Jokonya, president of the Confederation of Zimbabwe

Industries (CZI), many of CZI’s prominent members, including

Dairiboard, Zimbabwe’s largest dairy company, were seriously

considering handing over operations to the government once

current inventories are depleted rather than fight a losing

battle.

 

——————–

A Boom Time For Some

——————–

 

13. (U) Not everyone is suffering from the price reductions,

however. Government officials with privileged cohorts in tow

take advantage of the situation to engage in “controlled

looting.” Despite official government condemnation, price

monitoring teams move from shop to shop ordering prices

reduced to arbitrary levels, after which a hoard of friends

and family swoop in to buy out the stock. Most of the

products end up on the black market at the old — or higher

— prices. There are also reports of bogus price monitors

ordering shops to sell them products at prices well below

cost. Additionally, the upscale restaurants around Harare

that have reduced their prices are doing a brisk business

with the more affluent diners — at least as long as their

supplies last.

 

————————————-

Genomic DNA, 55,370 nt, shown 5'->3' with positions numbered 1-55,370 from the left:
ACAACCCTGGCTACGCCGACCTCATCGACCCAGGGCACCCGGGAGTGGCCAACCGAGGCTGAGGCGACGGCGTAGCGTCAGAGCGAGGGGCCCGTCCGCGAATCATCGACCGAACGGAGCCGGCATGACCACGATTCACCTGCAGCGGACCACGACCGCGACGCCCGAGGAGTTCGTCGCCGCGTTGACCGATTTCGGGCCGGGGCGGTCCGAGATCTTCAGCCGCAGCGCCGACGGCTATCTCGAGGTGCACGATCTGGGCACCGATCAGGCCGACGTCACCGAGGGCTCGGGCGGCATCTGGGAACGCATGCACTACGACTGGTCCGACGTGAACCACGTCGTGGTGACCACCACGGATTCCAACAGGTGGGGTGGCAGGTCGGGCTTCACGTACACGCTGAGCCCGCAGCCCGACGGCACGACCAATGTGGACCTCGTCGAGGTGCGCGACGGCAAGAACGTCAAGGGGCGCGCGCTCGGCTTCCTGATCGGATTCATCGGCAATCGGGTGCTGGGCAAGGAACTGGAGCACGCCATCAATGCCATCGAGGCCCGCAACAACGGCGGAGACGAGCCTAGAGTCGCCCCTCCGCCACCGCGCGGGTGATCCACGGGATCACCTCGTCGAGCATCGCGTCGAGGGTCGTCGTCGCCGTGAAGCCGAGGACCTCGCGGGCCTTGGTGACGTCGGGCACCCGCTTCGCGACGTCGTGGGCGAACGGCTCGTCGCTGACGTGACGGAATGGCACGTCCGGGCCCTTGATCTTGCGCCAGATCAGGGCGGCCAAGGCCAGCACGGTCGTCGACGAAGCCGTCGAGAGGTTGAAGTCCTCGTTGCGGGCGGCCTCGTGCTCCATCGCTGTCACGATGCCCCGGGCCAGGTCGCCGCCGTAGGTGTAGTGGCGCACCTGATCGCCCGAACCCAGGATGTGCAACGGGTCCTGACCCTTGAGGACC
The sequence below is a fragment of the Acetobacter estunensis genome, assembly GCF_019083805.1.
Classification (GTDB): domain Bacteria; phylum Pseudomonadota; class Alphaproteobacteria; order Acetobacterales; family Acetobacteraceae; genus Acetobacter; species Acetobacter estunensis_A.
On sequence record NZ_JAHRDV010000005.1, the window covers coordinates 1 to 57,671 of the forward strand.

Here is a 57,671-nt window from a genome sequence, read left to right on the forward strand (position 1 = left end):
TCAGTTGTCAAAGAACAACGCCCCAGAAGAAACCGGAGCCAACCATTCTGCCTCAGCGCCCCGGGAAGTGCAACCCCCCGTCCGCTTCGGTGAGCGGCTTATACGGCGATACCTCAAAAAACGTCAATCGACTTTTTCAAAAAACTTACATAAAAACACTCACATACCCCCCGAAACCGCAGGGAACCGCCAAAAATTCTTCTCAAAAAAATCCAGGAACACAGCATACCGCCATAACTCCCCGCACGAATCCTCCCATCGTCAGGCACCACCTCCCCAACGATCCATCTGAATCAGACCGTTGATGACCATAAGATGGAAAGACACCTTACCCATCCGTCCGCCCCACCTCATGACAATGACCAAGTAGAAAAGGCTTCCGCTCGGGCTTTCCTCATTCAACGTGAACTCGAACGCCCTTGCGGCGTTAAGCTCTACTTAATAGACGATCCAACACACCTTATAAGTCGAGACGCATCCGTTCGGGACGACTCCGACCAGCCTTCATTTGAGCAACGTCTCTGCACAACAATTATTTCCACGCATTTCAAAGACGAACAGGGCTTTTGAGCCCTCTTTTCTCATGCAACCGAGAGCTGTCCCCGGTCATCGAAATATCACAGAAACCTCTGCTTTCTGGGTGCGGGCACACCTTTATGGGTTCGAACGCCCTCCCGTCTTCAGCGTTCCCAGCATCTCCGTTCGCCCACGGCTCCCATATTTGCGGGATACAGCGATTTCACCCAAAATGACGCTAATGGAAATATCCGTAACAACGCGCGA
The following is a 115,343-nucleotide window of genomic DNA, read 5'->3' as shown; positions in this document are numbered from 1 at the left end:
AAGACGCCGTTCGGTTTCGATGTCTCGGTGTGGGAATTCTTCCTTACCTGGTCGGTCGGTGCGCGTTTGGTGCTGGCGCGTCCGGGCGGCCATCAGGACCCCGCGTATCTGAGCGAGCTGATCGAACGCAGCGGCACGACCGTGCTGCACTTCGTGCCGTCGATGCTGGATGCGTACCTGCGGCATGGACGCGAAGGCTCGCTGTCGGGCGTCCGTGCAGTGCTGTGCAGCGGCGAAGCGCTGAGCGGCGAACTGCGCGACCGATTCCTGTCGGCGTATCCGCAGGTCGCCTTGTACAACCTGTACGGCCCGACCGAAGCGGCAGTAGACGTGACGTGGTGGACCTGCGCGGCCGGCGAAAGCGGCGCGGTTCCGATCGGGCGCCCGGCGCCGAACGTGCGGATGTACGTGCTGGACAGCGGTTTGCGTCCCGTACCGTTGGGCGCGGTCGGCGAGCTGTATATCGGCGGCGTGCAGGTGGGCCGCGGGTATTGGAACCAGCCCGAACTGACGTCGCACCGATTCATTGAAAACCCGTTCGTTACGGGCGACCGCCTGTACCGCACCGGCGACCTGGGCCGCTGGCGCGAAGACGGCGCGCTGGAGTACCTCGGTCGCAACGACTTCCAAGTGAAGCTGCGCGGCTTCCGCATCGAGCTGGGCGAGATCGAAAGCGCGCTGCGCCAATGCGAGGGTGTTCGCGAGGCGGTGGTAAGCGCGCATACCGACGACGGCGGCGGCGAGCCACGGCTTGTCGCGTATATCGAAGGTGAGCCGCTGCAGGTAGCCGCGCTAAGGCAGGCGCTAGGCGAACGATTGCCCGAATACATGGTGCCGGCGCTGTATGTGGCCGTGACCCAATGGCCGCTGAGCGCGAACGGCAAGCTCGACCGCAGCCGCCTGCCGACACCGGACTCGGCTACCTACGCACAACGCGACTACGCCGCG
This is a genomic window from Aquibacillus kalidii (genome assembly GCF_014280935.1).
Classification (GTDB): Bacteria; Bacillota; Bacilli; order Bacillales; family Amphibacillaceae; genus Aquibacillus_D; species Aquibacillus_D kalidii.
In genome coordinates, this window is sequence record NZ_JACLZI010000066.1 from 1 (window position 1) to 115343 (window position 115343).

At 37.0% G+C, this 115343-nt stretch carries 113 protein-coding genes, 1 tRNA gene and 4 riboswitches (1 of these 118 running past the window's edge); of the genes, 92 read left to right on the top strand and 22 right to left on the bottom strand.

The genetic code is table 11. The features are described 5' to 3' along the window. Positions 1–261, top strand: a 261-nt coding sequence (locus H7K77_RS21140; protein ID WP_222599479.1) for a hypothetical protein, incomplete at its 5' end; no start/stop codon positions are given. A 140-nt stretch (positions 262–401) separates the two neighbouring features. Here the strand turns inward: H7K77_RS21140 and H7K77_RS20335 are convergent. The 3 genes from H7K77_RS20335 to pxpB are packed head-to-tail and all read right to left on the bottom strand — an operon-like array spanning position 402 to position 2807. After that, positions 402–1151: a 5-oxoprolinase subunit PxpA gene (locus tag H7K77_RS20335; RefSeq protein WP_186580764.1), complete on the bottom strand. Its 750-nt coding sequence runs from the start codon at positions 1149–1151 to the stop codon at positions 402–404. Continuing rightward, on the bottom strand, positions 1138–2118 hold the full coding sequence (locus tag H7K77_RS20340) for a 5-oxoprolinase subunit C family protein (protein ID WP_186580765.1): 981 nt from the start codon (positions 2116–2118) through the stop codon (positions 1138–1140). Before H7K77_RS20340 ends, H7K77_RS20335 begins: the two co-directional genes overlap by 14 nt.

Government Scrambles to Make It Legal

————————————-

 

14. (U) The government first realized it had failed to base

its price control directive on anything beyond verbal orders

and proclamations by President Mugabe and cabinet ministers

two weeks after enforcement began, when lawyers announced

 

HARARE 00000657 004 OF 005

 

 

plans to challenge the arrests of business executives and

managers. In response, Minister of Industry and

International Trade Obert Mpofu quickly issued a statutory

instrument formally ordering the price rollbacks.

 

15. (C) The next mad scramble came when business managers

began to question the government about how prices would be

set going forward. Nearly three weeks after the beginning of

the price control campaign, the July 16 The Herald headline

read “Government still working on pricing formula.”

According to the report, the government intends to set up

pricing schedules that will allow mark-ups of 5 percent from